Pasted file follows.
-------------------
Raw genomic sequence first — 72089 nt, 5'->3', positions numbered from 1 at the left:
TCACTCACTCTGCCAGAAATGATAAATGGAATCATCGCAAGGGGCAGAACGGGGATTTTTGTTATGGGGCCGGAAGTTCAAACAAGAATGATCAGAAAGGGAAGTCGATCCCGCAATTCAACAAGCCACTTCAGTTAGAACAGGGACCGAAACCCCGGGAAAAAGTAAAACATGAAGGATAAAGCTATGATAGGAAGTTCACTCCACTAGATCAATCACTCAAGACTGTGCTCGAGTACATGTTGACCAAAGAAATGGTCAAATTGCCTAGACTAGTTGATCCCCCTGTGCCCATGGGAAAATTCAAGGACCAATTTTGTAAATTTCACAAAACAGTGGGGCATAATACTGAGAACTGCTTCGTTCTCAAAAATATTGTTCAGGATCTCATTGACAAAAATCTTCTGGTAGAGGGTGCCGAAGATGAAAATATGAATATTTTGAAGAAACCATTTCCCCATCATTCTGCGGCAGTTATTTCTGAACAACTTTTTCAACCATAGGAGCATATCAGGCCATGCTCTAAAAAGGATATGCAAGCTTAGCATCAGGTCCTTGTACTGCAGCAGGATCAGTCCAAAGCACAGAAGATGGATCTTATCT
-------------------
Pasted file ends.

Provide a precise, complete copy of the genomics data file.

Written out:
Raw genomic sequence first — 72089 nt, 5'->3', positions numbered from 1 at the left:
TCACTCACTCTGCCAGAAATGATAAATGGAATCATCGCAAGGGGCAGAACGGGGATTTTTGTTATGGGGCCGGAAGTTCAAACAAGAATGATCAGAAAGGGAAGTCGATCCCGCAATTCAACAAGCCACTTCAGTTAGAACAGGGACCGAAACCCCGGGAAAAAGTAAAACATGAAGGATAAAGCTATGATAGGAAGTTCACTCCACTAGATCAATCACTCAAGACTGTGCTCGAGTACATGTTGACCAAAGAAATGGTCAAATTGCCTAGACTAGTTGATCCCCCTGTGCCCATGGGAAAATTCAAGGACCAATTTTGTAAATTTCACAAAACAGTGGGGCATAATACTGAGAACTGCTTCGTTCTCAAAAATATTGTTCAGGATCTCATTGACAAAAATCTTCTGGTAGAGGGTGCCGAAGATGAAAATATGAATATTTTGAAGAAACCATTTCCCCATCATTCTGCGGCAGTTATTTCTGAACAACTTTTTCAACCATAGGAGCATATCAGGCCATGCTCTAAAAAGGATATGCAAGCTTAGCATCAGGTCCTTGTACTGCAGCAGGATCAGTCCAAAGCACAGAAGATGGATCTTATCT